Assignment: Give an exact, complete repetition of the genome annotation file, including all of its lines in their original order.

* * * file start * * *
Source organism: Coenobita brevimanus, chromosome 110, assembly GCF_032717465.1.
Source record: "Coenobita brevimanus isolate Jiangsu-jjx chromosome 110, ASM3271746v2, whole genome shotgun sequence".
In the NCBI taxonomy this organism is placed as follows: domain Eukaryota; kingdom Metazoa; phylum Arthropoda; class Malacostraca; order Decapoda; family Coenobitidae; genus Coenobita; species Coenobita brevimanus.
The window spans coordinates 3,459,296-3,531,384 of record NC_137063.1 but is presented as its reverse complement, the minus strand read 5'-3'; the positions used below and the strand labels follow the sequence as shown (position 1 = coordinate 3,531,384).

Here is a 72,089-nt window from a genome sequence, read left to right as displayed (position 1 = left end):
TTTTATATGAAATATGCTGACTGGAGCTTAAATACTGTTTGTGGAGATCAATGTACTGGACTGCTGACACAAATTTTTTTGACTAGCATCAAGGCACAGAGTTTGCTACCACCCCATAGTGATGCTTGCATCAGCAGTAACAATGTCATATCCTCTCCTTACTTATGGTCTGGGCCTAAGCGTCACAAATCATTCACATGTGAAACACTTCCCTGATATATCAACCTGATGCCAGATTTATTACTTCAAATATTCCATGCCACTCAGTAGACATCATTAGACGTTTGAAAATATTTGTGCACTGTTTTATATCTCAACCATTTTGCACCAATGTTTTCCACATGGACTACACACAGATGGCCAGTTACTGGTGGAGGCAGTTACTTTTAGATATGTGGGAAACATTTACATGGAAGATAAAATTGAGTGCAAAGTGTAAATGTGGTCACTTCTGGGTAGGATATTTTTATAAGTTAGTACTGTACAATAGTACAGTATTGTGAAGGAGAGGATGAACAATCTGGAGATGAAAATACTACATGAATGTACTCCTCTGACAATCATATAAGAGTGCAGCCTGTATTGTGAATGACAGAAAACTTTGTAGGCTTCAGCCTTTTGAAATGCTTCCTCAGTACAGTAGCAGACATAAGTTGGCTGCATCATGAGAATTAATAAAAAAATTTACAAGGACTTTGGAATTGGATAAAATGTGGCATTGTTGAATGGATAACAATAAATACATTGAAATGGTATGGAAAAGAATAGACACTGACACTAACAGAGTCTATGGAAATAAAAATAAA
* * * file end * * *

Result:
Source organism: Coenobita brevimanus, chromosome 110, assembly GCF_032717465.1.
Source record: "Coenobita brevimanus isolate Jiangsu-jjx chromosome 110, ASM3271746v2, whole genome shotgun sequence".
In the NCBI taxonomy this organism is placed as follows: domain Eukaryota; kingdom Metazoa; phylum Arthropoda; class Malacostraca; order Decapoda; family Coenobitidae; genus Coenobita; species Coenobita brevimanus.
The window spans coordinates 3,459,296-3,531,384 of record NC_137063.1 but is presented as its reverse complement, the minus strand read 5'-3'; the positions used below and the strand labels follow the sequence as shown (position 1 = coordinate 3,531,384).

Here is a 72,089-nt window from a genome sequence, read left to right as displayed (position 1 = left end):
TTTTATATGAAATATGCTGACTGGAGCTTAAATACTGTTTGTGGAGATCAATGTACTGGACTGCTGACACAAATTTTTTTGACTAGCATCAAGGCACAGAGTTTGCTACCACCCCATAGTGATGCTTGCATCAGCAGTAACAATGTCATATCCTCTCCTTACTTATGGTCTGGGCCTAAGCGTCACAAATCATTCACATGTGAAACACTTCCCTGATATATCAACCTGATGCCAGATTTATTACTTCAAATATTCCATGCCACTCAGTAGACATCATTAGACGTTTGAAAATATTTGTGCACTGTTTTATATCTCAACCATTTTGCACCAATGTTTTCCACATGGACTACACACAGATGGCCAGTTACTGGTGGAGGCAGTTACTTTTAGATATGTGGGAAACATTTACATGGAAGATAAAATTGAGTGCAAAGTGTAAATGTGGTCACTTCTGGGTAGGATATTTTTATAAGTTAGTACTGTACAATAGTACAGTATTGTGAAGGAGAGGATGAACAATCTGGAGATGAAAATACTACATGAATGTACTCCTCTGACAATCATATAAGAGTGCAGCCTGTATTGTGAATGACAGAAAACTTTGTAGGCTTCAGCCTTTTGAAATGCTTCCTCAGTACAGTAGCAGACATAAGTTGGCTGCATCATGAGAATTAATAAAAAAATTTACAAGGACTTTGGAATTGGATAAAATGTGGCATTGTTGAATGGATAACAATAAATACATTGAAATGGTATGGAAAAGAATAGACACTGACACTAACAGAGTCTATGGAAATAAAAATAAA